They feel we're not listening to them,"
Anderson said. "If we fail to look at the
reasons ... we're going to have campus
unrest again."
Most of Michigan's colleges and
universities already have taken steps to
discourage drinking by educating stu-
dents about alcohol's risks and by insti-
tuting tough new penalties for breaking
the law, said Glenn Stevens, executive
director of the Presidents Council of
State Universities of Michigan, which
helped plan the summit.
"The universities are responding,"
he said. "That's kind of a change from
years ago, when people worked to main-
tain the best image" for their campus.
He said he hopes that a new approach
may be devised by bringing together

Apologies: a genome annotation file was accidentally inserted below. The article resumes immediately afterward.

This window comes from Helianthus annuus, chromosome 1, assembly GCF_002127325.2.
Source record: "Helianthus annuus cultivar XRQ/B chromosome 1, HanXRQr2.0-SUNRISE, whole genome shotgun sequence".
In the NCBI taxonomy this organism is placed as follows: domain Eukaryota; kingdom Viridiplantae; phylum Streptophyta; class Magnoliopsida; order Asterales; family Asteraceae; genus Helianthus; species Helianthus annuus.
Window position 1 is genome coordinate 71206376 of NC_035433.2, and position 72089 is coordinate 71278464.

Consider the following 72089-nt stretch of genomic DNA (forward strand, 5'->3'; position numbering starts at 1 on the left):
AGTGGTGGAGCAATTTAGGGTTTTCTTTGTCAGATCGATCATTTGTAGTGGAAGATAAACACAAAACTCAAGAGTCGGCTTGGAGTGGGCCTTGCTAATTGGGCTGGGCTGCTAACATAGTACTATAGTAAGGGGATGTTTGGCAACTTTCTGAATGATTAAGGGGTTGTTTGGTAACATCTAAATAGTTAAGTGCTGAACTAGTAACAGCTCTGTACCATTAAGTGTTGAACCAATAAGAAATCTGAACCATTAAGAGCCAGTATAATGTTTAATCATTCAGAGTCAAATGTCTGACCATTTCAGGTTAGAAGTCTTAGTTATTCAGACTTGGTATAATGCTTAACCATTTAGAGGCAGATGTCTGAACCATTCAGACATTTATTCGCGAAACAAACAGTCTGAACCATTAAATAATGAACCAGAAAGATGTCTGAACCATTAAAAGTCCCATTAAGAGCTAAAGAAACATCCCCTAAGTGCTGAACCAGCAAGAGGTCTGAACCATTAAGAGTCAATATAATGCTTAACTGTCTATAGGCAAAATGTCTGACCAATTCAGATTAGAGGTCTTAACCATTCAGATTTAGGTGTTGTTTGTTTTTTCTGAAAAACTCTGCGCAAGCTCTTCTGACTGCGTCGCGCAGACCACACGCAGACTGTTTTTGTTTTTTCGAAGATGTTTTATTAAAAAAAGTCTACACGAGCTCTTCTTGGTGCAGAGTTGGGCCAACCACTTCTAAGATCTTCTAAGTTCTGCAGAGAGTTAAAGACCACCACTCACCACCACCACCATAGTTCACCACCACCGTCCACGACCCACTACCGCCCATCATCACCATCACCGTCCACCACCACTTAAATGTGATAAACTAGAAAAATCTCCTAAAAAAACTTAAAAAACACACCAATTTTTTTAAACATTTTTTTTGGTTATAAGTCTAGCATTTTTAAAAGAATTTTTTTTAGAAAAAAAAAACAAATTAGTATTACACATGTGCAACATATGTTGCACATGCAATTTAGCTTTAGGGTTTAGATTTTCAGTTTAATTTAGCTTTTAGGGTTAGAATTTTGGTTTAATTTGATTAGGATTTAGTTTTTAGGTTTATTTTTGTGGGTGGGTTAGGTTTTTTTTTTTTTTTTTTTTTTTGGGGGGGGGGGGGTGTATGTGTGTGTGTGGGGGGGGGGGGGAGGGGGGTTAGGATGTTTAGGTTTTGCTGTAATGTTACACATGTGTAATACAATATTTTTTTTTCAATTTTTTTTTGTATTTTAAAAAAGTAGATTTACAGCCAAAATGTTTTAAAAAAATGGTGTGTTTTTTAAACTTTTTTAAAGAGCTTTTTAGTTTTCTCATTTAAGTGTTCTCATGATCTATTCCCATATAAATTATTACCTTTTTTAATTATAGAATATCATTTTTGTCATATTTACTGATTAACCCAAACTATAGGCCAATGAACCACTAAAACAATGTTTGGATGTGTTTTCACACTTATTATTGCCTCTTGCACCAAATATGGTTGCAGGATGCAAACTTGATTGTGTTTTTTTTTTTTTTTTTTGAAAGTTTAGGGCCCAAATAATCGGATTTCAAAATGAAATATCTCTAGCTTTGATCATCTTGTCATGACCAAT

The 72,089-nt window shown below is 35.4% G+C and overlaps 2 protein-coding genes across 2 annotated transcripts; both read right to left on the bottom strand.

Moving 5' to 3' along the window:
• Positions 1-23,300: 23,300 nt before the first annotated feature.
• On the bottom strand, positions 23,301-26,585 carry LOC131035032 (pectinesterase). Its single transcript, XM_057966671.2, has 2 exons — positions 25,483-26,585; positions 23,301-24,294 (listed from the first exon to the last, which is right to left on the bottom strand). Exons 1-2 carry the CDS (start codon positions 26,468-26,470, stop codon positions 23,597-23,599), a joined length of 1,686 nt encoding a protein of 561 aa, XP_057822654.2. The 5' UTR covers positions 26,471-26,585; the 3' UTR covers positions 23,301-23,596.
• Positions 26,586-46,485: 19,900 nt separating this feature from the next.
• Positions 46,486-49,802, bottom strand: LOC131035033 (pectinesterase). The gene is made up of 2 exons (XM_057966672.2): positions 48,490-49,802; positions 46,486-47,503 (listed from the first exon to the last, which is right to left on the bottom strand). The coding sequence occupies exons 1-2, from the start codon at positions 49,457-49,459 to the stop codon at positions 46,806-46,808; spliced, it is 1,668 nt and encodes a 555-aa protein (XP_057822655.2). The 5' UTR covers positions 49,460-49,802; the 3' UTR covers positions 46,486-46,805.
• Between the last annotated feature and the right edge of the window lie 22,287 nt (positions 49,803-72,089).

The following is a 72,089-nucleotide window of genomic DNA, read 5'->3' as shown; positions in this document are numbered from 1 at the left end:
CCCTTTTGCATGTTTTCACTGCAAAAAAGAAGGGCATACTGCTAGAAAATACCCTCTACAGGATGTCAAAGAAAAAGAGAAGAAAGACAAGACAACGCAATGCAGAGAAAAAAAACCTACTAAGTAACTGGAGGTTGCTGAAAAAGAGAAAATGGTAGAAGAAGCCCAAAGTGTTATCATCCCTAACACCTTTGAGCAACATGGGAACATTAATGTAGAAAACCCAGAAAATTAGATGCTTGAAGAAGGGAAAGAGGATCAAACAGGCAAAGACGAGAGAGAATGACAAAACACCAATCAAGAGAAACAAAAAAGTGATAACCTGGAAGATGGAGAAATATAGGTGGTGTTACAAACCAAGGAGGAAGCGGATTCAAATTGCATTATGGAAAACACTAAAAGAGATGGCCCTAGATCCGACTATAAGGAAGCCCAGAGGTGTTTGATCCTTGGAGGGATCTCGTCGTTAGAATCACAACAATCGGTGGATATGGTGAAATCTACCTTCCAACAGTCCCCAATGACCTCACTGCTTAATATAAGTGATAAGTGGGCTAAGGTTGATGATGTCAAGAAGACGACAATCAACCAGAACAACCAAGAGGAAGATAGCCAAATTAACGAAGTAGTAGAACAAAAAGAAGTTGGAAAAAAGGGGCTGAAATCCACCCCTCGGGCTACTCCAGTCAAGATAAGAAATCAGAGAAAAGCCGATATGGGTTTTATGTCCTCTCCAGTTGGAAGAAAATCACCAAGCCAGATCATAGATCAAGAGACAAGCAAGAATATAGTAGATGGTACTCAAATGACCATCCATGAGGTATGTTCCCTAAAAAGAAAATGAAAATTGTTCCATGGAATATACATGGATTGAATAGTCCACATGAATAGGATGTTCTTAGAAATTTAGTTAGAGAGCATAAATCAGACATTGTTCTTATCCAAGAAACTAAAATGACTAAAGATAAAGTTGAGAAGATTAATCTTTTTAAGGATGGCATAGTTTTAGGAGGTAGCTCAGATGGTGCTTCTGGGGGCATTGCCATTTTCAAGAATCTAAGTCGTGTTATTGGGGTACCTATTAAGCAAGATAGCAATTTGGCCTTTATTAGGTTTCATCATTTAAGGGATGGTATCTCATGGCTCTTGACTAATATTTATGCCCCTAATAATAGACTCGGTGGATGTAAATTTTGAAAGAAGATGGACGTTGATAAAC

college officials with researchers, neigh-
borhood leaders and others such as sub-
stance-abuse expert Karen Schrock of
the state Department of Public Health
and State Police Director Michael
Robinson.

By Katie Wang
Daily Staff Reporter
LSA would break into four separate
schools under a plan recently intro-
duced by LSA Student Government
President Rick Bernstein.
In his proposal, titled "Academe
2000," Bernstein outlines his vision to
radically reconstruct the University's
liberal arts curriculum.
"I feel LSA is too big and overpower-
ing," he said. "Too few people have way
too much control over 18,000 people."
Bernstein said that the bureaucracy

mittee "far removed people from the
classroom."
Faller rebutted Bernstein by pointing
out that several of the associate deans
are currently teaching classes. Faller
teaches a first-year seminar in Native
American literature.
Faller also said the executive com-
mittee, which iscomposed of six people
elected by the faculty of the college,
does not have the power to decide sal-
ary and tenure decisions. The Univer- a
sity Board of Regents makes the final